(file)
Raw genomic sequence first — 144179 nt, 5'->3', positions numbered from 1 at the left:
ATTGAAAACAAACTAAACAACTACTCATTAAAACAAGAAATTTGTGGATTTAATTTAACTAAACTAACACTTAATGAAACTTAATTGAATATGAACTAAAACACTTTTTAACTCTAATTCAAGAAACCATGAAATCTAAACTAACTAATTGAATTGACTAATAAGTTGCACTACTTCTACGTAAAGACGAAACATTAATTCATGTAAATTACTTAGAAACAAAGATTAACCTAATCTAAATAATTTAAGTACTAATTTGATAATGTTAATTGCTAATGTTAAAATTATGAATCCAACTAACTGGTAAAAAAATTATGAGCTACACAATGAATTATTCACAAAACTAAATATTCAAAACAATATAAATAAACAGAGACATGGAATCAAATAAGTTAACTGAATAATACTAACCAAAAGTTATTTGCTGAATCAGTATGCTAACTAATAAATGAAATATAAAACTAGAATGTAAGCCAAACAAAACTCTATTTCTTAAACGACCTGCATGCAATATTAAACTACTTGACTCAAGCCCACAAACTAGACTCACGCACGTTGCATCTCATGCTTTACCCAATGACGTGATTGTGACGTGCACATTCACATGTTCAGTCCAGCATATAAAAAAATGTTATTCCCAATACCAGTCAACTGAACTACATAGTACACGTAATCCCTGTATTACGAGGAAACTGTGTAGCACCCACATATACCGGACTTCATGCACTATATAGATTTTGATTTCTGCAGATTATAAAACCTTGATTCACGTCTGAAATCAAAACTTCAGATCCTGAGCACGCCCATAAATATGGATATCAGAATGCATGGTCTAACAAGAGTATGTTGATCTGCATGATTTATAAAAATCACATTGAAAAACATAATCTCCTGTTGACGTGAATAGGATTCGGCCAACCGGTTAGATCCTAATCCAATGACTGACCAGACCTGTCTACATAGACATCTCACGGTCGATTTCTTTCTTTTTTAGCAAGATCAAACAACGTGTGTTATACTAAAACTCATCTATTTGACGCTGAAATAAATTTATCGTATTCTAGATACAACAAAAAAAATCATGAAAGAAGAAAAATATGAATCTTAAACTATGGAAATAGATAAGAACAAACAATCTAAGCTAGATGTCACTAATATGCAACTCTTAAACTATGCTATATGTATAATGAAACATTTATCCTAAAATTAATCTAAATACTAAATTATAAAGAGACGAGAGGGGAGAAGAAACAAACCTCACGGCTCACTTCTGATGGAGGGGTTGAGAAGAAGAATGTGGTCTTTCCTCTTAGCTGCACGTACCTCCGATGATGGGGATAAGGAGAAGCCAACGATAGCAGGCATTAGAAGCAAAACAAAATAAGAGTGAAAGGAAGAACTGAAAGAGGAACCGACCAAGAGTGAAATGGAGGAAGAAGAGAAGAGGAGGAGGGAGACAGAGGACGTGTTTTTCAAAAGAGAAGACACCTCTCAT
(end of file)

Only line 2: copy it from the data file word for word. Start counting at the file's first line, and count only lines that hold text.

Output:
ATTGAAAACAAACTAAACAACTACTCATTAAAACAAGAAATTTGTGGATTTAATTTAACTAAACTAACACTTAATGAAACTTAATTGAATATGAACTAAAACACTTTTTAACTCTAATTCAAGAAACCATGAAATCTAAACTAACTAATTGAATTGACTAATAAGTTGCACTACTTCTACGTAAAGACGAAACATTAATTCATGTAAATTACTTAGAAACAAAGATTAACCTAATCTAAATAATTTAAGTACTAATTTGATAATGTTAATTGCTAATGTTAAAATTATGAATCCAACTAACTGGTAAAAAAATTATGAGCTACACAATGAATTATTCACAAAACTAAATATTCAAAACAATATAAATAAACAGAGACATGGAATCAAATAAGTTAACTGAATAATACTAACCAAAAGTTATTTGCTGAATCAGTATGCTAACTAATAAATGAAATATAAAACTAGAATGTAAGCCAAACAAAACTCTATTTCTTAAACGACCTGCATGCAATATTAAACTACTTGACTCAAGCCCACAAACTAGACTCACGCACGTTGCATCTCATGCTTTACCCAATGACGTGATTGTGACGTGCACATTCACATGTTCAGTCCAGCATATAAAAAAATGTTATTCCCAATACCAGTCAACTGAACTACATAGTACACGTAATCCCTGTATTACGAGGAAACTGTGTAGCACCCACATATACCGGACTTCATGCACTATATAGATTTTGATTTCTGCAGATTATAAAACCTTGATTCACGTCTGAAATCAAAACTTCAGATCCTGAGCACGCCCATAAATATGGATATCAGAATGCATGGTCTAACAAGAGTATGTTGATCTGCATGATTTATAAAAATCACATTGAAAAACATAATCTCCTGTTGACGTGAATAGGATTCGGCCAACCGGTTAGATCCTAATCCAATGACTGACCAGACCTGTCTACATAGACATCTCACGGTCGATTTCTTTCTTTTTTAGCAAGATCAAACAACGTGTGTTATACTAAAACTCATCTATTTGACGCTGAAATAAATTTATCGTATTCTAGATACAACAAAAAAAATCATGAAAGAAGAAAAATATGAATCTTAAACTATGGAAATAGATAAGAACAAACAATCTAAGCTAGATGTCACTAATATGCAACTCTTAAACTATGCTATATGTATAATGAAACATTTATCCTAAAATTAATCTAAATACTAAATTATAAAGAGACGAGAGGGGAGAAGAAACAAACCTCACGGCTCACTTCTGATGGAGGGGTTGAGAAGAAGAATGTGGTCTTTCCTCTTAGCTGCACGTACCTCCGATGATGGGGATAAGGAGAAGCCAACGATAGCAGGCATTAGAAGCAAAACAAAATAAGAGTGAAAGGAAGAACTGAAAGAGGAACCGACCAAGAGTGAAATGGAGGAAGAAGAGAAGAGGAGGAGGGAGACAGAGGACGTGTTTTTCAAAAGAGAAGACACCTCTCAT